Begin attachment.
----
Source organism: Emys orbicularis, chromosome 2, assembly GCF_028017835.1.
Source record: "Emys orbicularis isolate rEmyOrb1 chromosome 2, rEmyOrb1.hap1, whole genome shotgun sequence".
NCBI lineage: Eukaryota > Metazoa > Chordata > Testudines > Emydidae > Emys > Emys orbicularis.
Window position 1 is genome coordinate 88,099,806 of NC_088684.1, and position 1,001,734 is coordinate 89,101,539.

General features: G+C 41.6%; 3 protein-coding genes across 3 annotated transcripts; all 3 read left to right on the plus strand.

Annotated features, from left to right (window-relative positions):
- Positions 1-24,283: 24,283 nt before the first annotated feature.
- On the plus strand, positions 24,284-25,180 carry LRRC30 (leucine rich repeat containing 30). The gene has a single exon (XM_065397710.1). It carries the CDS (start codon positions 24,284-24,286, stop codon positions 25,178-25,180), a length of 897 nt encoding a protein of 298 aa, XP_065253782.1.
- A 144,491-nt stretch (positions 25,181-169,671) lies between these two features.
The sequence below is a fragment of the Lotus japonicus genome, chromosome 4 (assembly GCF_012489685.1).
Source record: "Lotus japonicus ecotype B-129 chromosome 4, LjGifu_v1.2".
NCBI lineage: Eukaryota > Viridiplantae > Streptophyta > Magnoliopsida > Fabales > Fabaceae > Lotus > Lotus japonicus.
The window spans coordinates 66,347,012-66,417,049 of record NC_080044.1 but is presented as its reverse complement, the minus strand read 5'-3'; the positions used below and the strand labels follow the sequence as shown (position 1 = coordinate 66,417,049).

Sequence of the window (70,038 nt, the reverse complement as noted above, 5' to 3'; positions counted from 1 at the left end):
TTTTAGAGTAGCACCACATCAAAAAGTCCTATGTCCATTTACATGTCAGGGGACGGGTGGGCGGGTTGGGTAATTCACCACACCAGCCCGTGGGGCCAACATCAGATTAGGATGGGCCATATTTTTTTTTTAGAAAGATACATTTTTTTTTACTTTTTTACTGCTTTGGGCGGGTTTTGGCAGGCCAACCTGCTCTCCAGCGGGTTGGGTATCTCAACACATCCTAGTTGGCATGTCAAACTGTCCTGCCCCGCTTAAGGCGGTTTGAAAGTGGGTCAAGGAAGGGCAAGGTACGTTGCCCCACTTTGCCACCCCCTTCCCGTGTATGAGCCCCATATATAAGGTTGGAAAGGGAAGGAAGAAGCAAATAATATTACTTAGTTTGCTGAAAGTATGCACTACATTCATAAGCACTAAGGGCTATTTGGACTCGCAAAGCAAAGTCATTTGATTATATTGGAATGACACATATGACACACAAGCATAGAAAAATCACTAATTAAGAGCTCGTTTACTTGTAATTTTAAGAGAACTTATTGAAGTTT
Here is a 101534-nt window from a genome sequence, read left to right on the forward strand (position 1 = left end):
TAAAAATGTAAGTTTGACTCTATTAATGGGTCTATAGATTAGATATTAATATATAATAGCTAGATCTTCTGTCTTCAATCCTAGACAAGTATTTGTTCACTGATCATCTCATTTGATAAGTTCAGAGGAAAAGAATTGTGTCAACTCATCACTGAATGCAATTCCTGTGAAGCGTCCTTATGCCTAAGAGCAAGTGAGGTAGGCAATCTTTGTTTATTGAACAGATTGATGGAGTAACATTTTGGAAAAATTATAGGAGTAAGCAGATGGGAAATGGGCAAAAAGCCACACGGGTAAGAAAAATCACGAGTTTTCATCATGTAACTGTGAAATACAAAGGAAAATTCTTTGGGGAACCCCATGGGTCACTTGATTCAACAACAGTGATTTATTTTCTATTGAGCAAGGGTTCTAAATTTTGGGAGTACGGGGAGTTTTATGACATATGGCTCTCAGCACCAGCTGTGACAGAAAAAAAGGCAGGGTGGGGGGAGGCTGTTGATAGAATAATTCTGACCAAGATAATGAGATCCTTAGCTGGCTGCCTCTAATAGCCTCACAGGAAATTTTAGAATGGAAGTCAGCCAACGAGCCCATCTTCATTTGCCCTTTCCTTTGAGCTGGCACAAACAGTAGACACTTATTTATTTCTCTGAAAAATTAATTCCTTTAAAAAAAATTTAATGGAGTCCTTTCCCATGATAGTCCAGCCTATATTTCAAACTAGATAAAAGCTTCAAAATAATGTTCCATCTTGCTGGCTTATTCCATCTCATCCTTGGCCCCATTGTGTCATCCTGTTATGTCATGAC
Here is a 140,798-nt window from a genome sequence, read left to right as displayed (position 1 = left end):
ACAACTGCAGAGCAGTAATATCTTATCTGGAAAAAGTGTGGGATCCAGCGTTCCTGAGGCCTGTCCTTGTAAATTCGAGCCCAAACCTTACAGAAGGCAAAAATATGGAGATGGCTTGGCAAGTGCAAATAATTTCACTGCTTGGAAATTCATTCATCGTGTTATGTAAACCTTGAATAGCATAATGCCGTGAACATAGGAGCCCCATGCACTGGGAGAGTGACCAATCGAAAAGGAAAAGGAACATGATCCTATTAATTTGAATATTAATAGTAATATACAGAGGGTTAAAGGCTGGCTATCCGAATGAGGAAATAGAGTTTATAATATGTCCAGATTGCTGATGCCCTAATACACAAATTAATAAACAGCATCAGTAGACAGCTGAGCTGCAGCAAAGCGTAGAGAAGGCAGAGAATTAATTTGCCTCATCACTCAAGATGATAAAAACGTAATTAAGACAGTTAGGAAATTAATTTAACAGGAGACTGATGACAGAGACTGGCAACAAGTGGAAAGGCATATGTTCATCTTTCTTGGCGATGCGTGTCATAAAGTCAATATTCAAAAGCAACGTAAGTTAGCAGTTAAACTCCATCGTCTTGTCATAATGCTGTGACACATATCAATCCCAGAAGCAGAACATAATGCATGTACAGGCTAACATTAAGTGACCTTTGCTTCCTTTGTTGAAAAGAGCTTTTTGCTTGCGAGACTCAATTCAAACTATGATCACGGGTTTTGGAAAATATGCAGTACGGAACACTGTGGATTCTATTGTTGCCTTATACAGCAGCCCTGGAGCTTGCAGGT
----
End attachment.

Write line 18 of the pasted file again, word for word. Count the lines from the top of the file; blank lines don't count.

Here is a 140,798-nt window from a genome sequence, read left to right as displayed (position 1 = left end):